Northwestern Kyushu is the most notable region in Japan for its dense distribution of former Hidden Christians. The spatial structures of its religious organizations have been classified into several types. However, this classification procedure and the formation principles of such organizations need further examination. This article reexamines the spatial structures of these organizations and their formation principles from a social geographical perspective, focusing on three villages on Hirado Island and comparing them with Ikitsuki Island, Nagasaki Prefecture. We reveal the basic units and subunits that constitute one or two components of the organizations in the case study villages on Hirado as compared with the three components, including alliance units, found on Ikitsuki. Within the same region, different structural patterns were observed among the villages, each subject to their own geographical conditions, such as physical environment, settlement morphological pattern, and population size, as well as existing neighborhood relationships or kinships and the administrative units within and over the village.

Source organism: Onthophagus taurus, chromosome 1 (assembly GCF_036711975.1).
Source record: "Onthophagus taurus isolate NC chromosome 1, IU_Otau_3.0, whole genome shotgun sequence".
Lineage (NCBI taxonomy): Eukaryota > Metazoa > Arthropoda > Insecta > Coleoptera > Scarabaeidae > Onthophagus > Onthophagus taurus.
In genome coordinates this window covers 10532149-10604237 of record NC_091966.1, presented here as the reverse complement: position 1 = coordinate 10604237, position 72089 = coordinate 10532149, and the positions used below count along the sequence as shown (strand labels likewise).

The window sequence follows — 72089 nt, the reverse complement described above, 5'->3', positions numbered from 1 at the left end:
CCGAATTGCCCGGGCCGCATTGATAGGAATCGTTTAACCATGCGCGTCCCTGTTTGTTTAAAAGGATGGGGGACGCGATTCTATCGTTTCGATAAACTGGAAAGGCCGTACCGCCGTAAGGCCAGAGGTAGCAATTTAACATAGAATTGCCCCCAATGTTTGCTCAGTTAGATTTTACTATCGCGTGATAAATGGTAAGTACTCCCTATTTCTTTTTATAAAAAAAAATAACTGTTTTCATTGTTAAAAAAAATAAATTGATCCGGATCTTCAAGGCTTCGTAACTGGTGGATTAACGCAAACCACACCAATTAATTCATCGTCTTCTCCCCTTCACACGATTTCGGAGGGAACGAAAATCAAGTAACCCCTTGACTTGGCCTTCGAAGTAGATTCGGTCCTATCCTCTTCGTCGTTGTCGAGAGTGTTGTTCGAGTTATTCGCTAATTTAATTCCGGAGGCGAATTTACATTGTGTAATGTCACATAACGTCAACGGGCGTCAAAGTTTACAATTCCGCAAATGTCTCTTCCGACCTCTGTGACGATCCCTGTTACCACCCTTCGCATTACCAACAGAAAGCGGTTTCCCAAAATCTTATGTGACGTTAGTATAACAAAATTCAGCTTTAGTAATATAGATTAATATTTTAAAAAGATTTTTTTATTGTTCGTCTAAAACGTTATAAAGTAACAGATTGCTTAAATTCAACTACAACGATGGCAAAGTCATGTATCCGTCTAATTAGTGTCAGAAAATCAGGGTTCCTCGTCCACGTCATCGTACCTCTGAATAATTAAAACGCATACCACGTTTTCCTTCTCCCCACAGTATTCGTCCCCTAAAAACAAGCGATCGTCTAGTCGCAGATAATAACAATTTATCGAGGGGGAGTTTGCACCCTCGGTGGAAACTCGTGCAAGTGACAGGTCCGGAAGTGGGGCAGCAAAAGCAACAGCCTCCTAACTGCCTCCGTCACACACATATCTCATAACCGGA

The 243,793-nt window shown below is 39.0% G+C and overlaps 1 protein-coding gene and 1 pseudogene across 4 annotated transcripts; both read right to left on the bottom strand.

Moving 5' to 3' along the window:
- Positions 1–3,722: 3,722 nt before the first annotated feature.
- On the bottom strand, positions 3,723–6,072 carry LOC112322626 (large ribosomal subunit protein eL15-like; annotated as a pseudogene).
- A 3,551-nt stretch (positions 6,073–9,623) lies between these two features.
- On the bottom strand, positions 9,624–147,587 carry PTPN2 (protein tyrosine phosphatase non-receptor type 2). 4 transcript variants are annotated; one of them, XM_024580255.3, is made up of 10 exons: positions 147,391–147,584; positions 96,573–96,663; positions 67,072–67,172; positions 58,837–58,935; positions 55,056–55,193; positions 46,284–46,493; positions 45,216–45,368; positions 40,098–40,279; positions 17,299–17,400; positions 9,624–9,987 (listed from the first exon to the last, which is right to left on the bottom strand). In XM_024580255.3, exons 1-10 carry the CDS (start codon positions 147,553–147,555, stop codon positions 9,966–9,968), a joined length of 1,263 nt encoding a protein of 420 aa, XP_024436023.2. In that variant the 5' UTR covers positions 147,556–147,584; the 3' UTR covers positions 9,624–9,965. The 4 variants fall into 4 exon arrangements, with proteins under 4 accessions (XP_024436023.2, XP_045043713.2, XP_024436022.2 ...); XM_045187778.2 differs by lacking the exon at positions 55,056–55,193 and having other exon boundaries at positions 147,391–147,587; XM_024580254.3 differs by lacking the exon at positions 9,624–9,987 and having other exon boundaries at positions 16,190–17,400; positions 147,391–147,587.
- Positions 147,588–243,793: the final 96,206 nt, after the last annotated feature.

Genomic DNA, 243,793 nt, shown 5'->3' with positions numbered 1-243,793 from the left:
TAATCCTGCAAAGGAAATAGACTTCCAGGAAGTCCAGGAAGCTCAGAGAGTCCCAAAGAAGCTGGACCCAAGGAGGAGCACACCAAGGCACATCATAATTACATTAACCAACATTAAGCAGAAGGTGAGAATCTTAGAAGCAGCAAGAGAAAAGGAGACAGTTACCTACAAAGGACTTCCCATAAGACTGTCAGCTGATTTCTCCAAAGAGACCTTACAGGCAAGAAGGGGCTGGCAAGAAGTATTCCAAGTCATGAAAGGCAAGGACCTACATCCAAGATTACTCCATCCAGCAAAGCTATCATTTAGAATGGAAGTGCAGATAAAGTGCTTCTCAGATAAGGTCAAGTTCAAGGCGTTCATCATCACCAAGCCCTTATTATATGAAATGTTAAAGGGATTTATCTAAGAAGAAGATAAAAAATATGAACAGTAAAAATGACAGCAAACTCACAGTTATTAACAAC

All Science Journal Classification (ASJC) codes
- Religious studies